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Aurora

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One of the biggest solar flares so far this year unleashed a strong geomagnetic storm Thursday that painted night skies with the shimmering hues of the Northern Lights. The wavering aurora light is caused by the electromagnetic interplay between the speeding particles of a coronal mass ejection from the sun and the Earth’s magnetic field. These solar flares are expected to increase in the months ahead as the sun ramps up to its solar maximum, which is expected to peak in late 2013.


Truckers left the paths of their tail lights below the bright night sky as they drove along the ice road on Prosperous Lake near Yellowknife, North West Territories on Thursday. (Bill Braden, The Canadian Press/Associated Press)


The Northern Lights were visible near Fáskrúðsfjörður on the east coast of Iceland, left, and near Yellowknife, North West Territories, right. (Jonina Oskardottir/Associated Press, left; Bill Braden, The Canadian Press/Associated Press, right)


The aurora borealis near Yellowknife, North West Territories. (Bill Braden, The Canadian Press/Associated Press)


The sky glowed over power lines at mile 9 on the Old Glenn Highway near Butte, Alaska. (Oscar Edwin Avellaneda/Reuters)

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A riot of color in the night sky above the Arctic Circle gave local photographers a spectacular light show this September. Sometimes called the aurora borealis, the northern lights are caused by streams of particle-charged solar winds that hit the Earth’s magnetic field, causing hues of green and pink to shimmer against the backdrop of the stars. This year, professional and amateur photographers were able to capture the lights in more southerly latitudes than usual. Herewith, a small sampling of what they saw.

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NASA

Many auroral displays appear green, but sometimes, as in this Sept. 26 image from the International Space Station, other colors such as red can appear.

Alan Boyle writes

"Red sky at night, sailor's delight": That's one of the oldest sayings in the book when it comes to weather prediction, but this picture adds a new twist. The red sky is an aurora, seen from above by astronauts on the International Space Station. And the weather that's causing this phenomenon is space weather from the sun.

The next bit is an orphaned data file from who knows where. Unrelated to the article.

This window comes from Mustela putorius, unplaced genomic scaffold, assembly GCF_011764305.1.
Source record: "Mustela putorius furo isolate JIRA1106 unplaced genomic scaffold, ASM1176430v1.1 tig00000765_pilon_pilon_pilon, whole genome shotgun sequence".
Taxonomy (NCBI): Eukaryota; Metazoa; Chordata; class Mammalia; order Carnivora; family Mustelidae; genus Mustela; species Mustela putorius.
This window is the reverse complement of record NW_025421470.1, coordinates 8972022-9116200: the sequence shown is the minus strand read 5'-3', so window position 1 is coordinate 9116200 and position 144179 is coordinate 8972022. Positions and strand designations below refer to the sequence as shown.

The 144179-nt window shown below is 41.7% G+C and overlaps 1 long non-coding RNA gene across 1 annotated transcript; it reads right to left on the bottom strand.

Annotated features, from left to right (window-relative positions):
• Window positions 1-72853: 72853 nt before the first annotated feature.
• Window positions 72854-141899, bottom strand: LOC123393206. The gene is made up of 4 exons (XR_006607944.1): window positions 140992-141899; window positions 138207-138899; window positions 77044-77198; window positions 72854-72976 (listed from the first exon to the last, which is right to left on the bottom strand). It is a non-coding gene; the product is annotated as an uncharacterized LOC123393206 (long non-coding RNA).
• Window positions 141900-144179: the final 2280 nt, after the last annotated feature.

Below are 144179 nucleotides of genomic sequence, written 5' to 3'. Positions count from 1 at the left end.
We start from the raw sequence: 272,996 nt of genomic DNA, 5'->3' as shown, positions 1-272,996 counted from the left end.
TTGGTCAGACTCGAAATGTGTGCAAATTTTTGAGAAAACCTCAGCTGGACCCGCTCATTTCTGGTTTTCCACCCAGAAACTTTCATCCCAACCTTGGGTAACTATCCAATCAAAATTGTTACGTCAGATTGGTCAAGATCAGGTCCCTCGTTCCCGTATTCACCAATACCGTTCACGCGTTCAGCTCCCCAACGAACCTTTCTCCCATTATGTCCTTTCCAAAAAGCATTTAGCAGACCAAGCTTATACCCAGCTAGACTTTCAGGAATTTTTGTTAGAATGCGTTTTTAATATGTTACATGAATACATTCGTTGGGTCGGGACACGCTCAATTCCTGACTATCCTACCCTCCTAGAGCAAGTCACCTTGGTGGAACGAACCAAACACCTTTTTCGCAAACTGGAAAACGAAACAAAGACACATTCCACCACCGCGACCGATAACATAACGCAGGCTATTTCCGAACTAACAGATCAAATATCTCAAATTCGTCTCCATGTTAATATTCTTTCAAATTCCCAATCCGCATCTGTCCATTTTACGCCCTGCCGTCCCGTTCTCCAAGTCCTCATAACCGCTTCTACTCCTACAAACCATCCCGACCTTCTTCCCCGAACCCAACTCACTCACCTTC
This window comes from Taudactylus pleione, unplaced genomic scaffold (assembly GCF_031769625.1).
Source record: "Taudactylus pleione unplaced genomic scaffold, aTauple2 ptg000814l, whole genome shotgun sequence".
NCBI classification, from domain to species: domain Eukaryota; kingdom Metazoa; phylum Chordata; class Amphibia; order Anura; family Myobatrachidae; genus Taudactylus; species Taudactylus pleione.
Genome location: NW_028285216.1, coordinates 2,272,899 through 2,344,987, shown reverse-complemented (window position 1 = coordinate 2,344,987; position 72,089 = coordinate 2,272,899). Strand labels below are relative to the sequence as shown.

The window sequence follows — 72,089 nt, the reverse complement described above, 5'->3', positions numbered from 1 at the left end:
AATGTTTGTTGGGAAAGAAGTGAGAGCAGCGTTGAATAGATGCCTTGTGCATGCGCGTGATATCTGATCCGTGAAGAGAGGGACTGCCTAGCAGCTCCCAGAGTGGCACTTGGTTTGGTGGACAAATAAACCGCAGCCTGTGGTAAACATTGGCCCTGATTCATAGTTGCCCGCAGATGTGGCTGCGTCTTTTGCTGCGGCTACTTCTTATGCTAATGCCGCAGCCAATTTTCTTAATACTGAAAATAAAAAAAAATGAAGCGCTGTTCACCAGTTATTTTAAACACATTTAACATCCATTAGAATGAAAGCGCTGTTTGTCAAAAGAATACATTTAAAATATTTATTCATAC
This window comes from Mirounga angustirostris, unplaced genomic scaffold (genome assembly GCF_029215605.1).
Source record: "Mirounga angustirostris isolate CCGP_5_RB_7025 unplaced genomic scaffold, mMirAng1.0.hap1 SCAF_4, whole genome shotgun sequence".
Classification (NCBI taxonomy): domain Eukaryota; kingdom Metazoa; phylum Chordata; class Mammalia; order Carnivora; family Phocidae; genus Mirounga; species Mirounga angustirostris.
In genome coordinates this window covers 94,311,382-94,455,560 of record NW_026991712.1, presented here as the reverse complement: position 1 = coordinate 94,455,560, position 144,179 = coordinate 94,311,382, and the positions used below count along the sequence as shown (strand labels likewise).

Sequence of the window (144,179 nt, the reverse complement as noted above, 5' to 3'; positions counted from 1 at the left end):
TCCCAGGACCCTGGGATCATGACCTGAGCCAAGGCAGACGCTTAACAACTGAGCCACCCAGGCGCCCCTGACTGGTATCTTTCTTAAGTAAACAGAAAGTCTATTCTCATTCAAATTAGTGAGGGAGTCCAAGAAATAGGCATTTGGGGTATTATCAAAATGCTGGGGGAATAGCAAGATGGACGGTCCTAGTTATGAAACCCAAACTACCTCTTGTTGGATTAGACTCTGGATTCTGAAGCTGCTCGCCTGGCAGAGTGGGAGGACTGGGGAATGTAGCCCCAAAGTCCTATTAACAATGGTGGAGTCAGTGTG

Auroras arise when electrically charged particles from the sun interact with atoms in the upper atmosphere, sparking emissions of light at various wavelengths. The displays are most likely to be visible around Earth's magnetic poles, where the interaction is strongest. The sun has been going through an upswing of activity over the past couple of months, which has generated a colorful series of northern and southern lights.

North or south, the most common shade of auroral light is green. That's the wavelength that's typically emitted when solar particles mix it up with oxygen atoms. But if there are lower-energy collisions with oxygen atoms or nitrogen atoms, the emissions edge toward the reddish end of the spectrum. That's what's happening in this picture, captured on Monday. You should be able to make out the space station's solar panels toward the upper left corner of the photo.

Space weather can create disruptions for satellite communication systems as well as electric grids on Earth, but so far the most noticeable effect from this year's solar storms has been a string of glorious auroras. We weathered the latest geomagnetic storm overnight, and SpaceWeather.com is offering up a glorious selection of snapshots from the event — including this red-and-green stunner from Russia's Kola Peninsula.

To learn more about the colors of the aurora, check out this "Causes of Color" explanation. And if you live in northern or southern climes, there's always a chance of seeing the lights for yourself. Last night, the aurora was visible from Minnesota, Germany and Poland in the north, as well as New Zealand in the south. The University of Alaska at Fairbanks provides this handy-dandy online guide to aurora-watching.

More auroral glories:

Connect with the Cosmic Log community by "liking" the log's Facebook page, following @b0yle on Twitter or adding me to your Google+ circle. You can also check out "The Case for Pluto," my book about the controversial dwarf planet and the search for other worlds.

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